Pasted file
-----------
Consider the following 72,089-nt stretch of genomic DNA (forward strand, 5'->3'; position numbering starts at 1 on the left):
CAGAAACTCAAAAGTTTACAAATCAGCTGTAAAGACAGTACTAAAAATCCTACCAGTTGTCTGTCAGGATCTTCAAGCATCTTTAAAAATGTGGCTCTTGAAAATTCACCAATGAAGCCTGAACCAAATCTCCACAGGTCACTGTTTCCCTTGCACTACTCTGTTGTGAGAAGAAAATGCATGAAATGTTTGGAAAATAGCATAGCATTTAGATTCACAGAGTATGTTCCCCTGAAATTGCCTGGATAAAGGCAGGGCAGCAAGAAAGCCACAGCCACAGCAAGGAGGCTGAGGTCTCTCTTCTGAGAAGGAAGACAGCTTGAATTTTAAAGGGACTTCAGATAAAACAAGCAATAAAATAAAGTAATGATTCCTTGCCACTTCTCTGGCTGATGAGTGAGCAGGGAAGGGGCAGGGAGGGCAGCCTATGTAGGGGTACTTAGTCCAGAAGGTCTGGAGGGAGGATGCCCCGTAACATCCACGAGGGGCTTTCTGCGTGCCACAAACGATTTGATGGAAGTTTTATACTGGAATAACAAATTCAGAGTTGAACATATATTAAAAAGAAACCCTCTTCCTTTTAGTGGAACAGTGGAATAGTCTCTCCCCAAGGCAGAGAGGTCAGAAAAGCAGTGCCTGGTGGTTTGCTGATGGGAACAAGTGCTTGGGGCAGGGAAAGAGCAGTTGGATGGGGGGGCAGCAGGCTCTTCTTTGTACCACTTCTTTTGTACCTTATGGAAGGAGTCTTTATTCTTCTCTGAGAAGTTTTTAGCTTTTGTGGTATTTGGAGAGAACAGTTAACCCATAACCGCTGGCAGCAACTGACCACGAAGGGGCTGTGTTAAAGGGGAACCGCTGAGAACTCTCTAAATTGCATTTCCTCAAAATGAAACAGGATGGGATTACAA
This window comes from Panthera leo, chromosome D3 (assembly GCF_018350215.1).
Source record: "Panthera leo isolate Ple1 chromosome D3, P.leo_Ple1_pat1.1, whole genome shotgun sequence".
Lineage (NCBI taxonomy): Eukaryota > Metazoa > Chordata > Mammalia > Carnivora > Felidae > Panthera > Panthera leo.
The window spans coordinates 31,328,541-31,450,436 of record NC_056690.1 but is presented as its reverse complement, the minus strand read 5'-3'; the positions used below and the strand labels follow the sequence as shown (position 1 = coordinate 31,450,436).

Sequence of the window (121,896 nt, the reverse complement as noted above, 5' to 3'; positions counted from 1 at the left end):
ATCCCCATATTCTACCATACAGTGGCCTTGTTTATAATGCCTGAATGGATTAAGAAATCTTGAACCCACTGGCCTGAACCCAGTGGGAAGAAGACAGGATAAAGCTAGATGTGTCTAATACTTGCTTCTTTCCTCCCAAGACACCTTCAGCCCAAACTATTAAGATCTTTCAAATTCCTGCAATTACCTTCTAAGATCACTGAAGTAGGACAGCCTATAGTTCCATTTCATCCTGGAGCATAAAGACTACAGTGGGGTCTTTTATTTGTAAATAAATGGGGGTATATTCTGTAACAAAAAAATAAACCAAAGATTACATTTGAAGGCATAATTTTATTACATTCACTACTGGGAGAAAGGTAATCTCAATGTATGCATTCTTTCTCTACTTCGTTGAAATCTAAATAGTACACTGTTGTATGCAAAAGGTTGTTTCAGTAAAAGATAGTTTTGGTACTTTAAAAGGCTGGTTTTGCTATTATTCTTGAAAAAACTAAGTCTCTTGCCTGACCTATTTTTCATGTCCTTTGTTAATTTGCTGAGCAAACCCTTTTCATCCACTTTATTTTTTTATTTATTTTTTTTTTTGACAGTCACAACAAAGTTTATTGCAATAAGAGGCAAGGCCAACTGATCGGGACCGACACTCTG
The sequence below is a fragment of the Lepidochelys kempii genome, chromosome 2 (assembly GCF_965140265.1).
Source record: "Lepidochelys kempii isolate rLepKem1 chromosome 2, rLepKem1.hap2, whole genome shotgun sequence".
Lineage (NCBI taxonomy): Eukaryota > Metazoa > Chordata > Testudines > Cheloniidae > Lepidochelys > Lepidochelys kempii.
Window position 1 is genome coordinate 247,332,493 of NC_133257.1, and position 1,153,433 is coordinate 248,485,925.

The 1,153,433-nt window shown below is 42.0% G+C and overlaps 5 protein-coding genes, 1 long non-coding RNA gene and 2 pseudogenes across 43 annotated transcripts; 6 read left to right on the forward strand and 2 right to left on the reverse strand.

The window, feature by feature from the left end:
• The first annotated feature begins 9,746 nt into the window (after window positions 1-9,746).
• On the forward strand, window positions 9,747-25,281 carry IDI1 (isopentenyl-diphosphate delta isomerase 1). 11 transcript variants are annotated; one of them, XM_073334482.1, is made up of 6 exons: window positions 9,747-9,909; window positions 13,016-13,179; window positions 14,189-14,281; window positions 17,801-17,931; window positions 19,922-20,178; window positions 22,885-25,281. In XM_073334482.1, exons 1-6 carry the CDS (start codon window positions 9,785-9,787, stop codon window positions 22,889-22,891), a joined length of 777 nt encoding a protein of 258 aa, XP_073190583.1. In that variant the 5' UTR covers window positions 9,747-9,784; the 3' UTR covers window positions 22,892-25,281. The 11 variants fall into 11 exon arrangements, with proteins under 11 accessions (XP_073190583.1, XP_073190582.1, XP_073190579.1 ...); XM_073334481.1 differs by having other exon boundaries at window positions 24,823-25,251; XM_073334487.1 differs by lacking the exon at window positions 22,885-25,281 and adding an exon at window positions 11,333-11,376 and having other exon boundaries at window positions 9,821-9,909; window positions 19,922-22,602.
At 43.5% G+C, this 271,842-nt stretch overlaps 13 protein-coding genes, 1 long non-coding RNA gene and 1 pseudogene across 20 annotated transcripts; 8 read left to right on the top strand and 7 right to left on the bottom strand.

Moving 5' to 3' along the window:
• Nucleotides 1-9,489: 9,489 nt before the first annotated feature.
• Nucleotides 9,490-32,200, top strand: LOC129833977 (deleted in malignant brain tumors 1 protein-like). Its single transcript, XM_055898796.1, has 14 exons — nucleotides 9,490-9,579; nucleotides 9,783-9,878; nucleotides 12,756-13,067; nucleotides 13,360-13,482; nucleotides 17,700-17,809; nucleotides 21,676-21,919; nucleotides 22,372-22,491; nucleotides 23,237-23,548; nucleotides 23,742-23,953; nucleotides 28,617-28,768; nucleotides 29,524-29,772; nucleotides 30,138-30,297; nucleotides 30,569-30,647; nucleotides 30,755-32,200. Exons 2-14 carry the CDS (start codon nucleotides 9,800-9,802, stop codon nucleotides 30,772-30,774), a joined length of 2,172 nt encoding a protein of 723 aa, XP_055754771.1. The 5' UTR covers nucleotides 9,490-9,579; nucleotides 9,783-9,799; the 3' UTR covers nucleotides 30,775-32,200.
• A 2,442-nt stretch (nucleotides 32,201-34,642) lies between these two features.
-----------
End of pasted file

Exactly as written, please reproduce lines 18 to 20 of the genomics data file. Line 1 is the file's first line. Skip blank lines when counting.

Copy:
Moving 5' to 3' along the window:
• Nucleotides 1-9,489: 9,489 nt before the first annotated feature.
• Nucleotides 9,490-32,200, top strand: LOC129833977 (deleted in malignant brain tumors 1 protein-like). Its single transcript, XM_055898796.1, has 14 exons — nucleotides 9,490-9,579; nucleotides 9,783-9,878; nucleotides 12,756-13,067; nucleotides 13,360-13,482; nucleotides 17,700-17,809; nucleotides 21,676-21,919; nucleotides 22,372-22,491; nucleotides 23,237-23,548; nucleotides 23,742-23,953; nucleotides 28,617-28,768; nucleotides 29,524-29,772; nucleotides 30,138-30,297; nucleotides 30,569-30,647; nucleotides 30,755-32,200. Exons 2-14 carry the CDS (start codon nucleotides 9,800-9,802, stop codon nucleotides 30,772-30,774), a joined length of 2,172 nt encoding a protein of 723 aa, XP_055754771.1. The 5' UTR covers nucleotides 9,490-9,579; nucleotides 9,783-9,799; the 3' UTR covers nucleotides 30,775-32,200.